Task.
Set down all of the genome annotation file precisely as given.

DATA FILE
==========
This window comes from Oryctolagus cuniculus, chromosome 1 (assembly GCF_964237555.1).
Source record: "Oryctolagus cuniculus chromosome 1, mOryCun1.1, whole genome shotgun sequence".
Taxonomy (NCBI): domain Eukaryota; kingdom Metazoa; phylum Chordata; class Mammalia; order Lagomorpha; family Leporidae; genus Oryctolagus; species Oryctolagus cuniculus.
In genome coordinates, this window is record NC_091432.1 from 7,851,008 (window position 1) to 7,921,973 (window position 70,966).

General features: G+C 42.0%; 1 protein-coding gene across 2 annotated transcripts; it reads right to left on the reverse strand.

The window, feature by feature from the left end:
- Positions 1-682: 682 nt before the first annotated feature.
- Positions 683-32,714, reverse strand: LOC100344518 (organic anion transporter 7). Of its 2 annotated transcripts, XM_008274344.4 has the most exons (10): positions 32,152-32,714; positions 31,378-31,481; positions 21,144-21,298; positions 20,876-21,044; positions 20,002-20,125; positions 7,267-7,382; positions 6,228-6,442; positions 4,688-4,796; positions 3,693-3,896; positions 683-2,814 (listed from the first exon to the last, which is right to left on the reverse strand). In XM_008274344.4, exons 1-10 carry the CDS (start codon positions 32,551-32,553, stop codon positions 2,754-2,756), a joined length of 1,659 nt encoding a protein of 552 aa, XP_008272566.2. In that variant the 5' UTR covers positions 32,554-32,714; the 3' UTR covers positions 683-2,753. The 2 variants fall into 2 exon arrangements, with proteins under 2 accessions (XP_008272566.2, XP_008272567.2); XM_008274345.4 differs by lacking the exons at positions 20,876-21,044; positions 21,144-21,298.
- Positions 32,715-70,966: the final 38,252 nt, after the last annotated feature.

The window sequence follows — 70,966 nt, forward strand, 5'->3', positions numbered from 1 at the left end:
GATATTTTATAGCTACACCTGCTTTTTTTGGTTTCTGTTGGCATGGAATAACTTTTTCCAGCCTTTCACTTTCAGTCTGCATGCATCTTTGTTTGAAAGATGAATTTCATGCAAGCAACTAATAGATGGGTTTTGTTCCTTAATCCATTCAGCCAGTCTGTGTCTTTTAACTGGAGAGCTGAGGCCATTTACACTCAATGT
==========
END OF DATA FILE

This window comes from Oryctolagus cuniculus, chromosome 1 (assembly GCF_964237555.1).
Source record: "Oryctolagus cuniculus chromosome 1, mOryCun1.1, whole genome shotgun sequence".
Taxonomy (NCBI): domain Eukaryota; kingdom Metazoa; phylum Chordata; class Mammalia; order Lagomorpha; family Leporidae; genus Oryctolagus; species Oryctolagus cuniculus.
In genome coordinates, this window is record NC_091432.1 from 7,851,008 (window position 1) to 7,921,973 (window position 70,966).

General features: G+C 42.0%; 1 protein-coding gene across 2 annotated transcripts; it reads right to left on the reverse strand.

The window, feature by feature from the left end:
- Positions 1-682: 682 nt before the first annotated feature.
- Positions 683-32,714, reverse strand: LOC100344518 (organic anion transporter 7). Of its 2 annotated transcripts, XM_008274344.4 has the most exons (10): positions 32,152-32,714; positions 31,378-31,481; positions 21,144-21,298; positions 20,876-21,044; positions 20,002-20,125; positions 7,267-7,382; positions 6,228-6,442; positions 4,688-4,796; positions 3,693-3,896; positions 683-2,814 (listed from the first exon to the last, which is right to left on the reverse strand). In XM_008274344.4, exons 1-10 carry the CDS (start codon positions 32,551-32,553, stop codon positions 2,754-2,756), a joined length of 1,659 nt encoding a protein of 552 aa, XP_008272566.2. In that variant the 5' UTR covers positions 32,554-32,714; the 3' UTR covers positions 683-2,753. The 2 variants fall into 2 exon arrangements, with proteins under 2 accessions (XP_008272566.2, XP_008272567.2); XM_008274345.4 differs by lacking the exons at positions 20,876-21,044; positions 21,144-21,298.
- Positions 32,715-70,966: the final 38,252 nt, after the last annotated feature.

The window sequence follows — 70,966 nt, forward strand, 5'->3', positions numbered from 1 at the left end:
GATATTTTATAGCTACACCTGCTTTTTTTGGTTTCTGTTGGCATGGAATAACTTTTTCCAGCCTTTCACTTTCAGTCTGCATGCATCTTTGTTTGAAAGATGAATTTCATGCAAGCAACTAATAGATGGGTTTTGTTCCTTAATCCATTCAGCCAGTCTGTGTCTTTTAACTGGAGAGCTGAGGCCATTTACACTCAATGT